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Djokovic ousts Federer in five-set epic

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Originally published on: 12/09/10 10:13

Novak Djokovic booked his spot in the second US Open final of his career in the most dramatic fashion imaginable, saving two match points before clinching victory over five-time champion Roger Federer in the second of Super Saturday’s semi-finals.

The No.3 seed, beaten at this stage for the past two years running after losing the 2007 final – all against Federer – broke the Swiss in the final game of the match to seal a 5-7 6-1 5-7 6-2 7-5 victory that will last long in the memory for featuring some of the finest tennis on display over the past fortnight.

Hopes for another Federer-Nadal Grand Slam showdown – which would have made them the first duo to face off in all four Grand Slam finals – were ended when Djokovic’s nerve held the firmer in the closing stages of an enthralling encounter than ended just six minutes short of the four-hour mark.

Such a feat had not appeared likely earlier in the match, when Djokovic let a 4-2 lead slip in the opening set and, having stormed through the second in just 29 minutes, smashed the racket against his head in frustration in the late stages of the third – a move that pre-empted a seven-point run for Federer that tied up a twp sets to one lead.

Even then, however, it was clear that Federer was not at his best in his seventh straight US Open semi-final. His serve, so reliable even in high winds against Robin Soderling, deserted him at times, though the Swiss was taking more risks with it as he looked to pick up cheap points.

In the rallies, such points were proving hard to come by. Djokovic was outstanding in both attack and defence for long periods in the match, never more so than in the fourth set as time and again he outthought and outfought the 16-time Grand Slam champion.

Federer hadn’t lost a set to a 6-1 scoreline in New York since Andre Agassi breadsticked him in 2001. Such was Djokovic’s dominance at times that he nearly managed the feat twice, racing a double-break clear once more before serving it out in game eight.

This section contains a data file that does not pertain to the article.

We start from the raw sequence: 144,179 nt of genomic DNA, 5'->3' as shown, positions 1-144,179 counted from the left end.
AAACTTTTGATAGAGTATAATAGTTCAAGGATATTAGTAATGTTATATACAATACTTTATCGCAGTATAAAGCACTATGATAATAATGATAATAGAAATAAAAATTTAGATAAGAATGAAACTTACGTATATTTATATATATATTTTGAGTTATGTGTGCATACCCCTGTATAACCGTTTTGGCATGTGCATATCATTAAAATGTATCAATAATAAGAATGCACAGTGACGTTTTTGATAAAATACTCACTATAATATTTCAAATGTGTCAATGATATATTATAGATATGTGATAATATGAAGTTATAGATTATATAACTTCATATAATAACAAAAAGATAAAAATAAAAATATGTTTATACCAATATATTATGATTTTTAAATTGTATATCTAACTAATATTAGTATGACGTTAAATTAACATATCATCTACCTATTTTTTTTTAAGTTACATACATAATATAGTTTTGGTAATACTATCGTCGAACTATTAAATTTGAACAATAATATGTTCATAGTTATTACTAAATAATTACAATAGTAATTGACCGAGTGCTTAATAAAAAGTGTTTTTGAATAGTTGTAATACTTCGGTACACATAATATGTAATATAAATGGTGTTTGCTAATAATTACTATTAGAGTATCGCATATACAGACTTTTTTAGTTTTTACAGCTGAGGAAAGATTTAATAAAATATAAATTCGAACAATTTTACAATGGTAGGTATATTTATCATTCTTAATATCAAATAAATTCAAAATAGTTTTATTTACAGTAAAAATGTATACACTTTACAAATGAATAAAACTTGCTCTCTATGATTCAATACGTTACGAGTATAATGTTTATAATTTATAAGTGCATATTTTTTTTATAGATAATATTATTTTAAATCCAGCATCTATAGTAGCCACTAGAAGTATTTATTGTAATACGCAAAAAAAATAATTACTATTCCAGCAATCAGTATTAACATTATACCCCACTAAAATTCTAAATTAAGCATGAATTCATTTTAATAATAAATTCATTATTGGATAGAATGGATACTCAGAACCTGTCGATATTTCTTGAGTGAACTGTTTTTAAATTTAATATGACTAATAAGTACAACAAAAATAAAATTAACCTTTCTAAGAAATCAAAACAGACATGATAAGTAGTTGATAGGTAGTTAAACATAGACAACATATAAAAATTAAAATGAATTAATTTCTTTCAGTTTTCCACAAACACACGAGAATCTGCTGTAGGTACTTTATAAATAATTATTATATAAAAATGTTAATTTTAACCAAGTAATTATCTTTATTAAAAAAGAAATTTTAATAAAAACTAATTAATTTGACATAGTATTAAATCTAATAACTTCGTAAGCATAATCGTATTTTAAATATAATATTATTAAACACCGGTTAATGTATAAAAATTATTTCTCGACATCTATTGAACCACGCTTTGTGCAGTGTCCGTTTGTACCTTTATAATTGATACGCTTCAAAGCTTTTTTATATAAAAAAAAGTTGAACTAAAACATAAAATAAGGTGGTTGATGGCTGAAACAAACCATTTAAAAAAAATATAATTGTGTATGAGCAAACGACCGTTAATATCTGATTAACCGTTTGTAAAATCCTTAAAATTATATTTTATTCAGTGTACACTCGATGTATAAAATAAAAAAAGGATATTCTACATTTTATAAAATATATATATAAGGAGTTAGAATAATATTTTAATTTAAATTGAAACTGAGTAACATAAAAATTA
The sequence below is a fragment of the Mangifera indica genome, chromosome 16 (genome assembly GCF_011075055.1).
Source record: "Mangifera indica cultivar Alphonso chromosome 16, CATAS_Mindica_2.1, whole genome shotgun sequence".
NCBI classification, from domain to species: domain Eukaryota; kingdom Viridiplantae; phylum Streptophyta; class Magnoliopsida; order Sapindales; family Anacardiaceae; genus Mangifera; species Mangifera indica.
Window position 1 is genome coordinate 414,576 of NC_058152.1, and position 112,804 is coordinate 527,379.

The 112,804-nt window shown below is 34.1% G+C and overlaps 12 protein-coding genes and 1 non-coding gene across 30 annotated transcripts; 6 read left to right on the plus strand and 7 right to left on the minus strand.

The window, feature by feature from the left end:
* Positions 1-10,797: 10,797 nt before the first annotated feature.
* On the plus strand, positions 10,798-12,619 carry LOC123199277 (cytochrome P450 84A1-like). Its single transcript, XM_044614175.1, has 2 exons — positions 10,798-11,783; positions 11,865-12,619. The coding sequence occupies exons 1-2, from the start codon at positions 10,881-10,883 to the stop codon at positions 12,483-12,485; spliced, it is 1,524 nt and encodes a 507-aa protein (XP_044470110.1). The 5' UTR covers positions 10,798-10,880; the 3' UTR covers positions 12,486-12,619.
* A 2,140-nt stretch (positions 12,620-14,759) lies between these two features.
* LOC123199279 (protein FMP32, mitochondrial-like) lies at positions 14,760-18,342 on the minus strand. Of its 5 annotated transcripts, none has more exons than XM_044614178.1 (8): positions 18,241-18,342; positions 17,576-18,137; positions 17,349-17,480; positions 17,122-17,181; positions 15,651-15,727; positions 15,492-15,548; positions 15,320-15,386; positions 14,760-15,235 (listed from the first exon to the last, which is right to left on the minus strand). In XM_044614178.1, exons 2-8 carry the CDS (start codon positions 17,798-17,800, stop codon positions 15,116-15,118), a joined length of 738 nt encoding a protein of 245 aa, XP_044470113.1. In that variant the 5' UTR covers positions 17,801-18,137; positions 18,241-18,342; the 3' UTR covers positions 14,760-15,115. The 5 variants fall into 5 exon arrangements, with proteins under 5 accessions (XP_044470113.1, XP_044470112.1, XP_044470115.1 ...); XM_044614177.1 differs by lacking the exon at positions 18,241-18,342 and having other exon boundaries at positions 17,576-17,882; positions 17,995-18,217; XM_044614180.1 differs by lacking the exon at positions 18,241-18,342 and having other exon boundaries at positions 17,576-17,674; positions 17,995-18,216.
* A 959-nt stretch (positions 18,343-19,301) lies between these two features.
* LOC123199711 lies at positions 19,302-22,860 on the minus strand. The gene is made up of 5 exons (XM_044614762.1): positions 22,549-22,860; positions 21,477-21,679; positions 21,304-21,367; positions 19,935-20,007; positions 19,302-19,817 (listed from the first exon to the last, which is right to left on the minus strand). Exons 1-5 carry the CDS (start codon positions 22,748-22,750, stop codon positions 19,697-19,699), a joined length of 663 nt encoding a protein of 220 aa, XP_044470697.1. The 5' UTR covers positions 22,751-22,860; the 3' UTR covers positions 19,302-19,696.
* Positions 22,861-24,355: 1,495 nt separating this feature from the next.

What followed was a set of tennis that will undoubtedly be replayed time and again should the rain return to New York next year. The decider was a rollercoaster, punctuated with spellbinding winners, hair-rising errors and shifting momentum.
Representing the match in microcosm, Djokovic dictated proceedings for the most part, but it looked set to count for nought when he slipped 15-40 down when serving at 4-5 to hand Federer two match points.

The manner in which the Serb saved them – the first with a drive volley, the second with a rasping forehand, both of which were clean winners – had the New York crowd in rapture. While Djokovic, who in the first round of this year’s tournament had been taken the distance by compatriot Viktor Troicki, rode the wave of emotion, Federer wilted.

The Swiss was clearly rattled after failing to close out the match and produced three forehand errors in the next game that left Djokovic serving for the match.

Even then, the saga was not over. The Serb had to recover from 0-30 and, even after Federer let the chance to go up 15-40 slip by, hitting a short ball back to Djokovic at the net with the court gaping, the Swiss did conjure one last break point, but Djokovic snaffled the opening as quickly as he presented it.

Moments later he held a match point of his own and, thanks to Federer’s 21st unforced error of the set, booked his spot in the final.

“It was just a big pleasure playing in this kind of match,” said Djokovic afterwards. “It’s one of those matches you’ll always remember in your career. I’m just so thrilled to be in the final.

“To be honest I was just closing my eyes and hitting forehands as fast as I can on the match points,” he beamed. “If it goes in, it goes in. If it goes out, you know, another loss to Federer in the US Open. I managed to come back. I was very lucky.”

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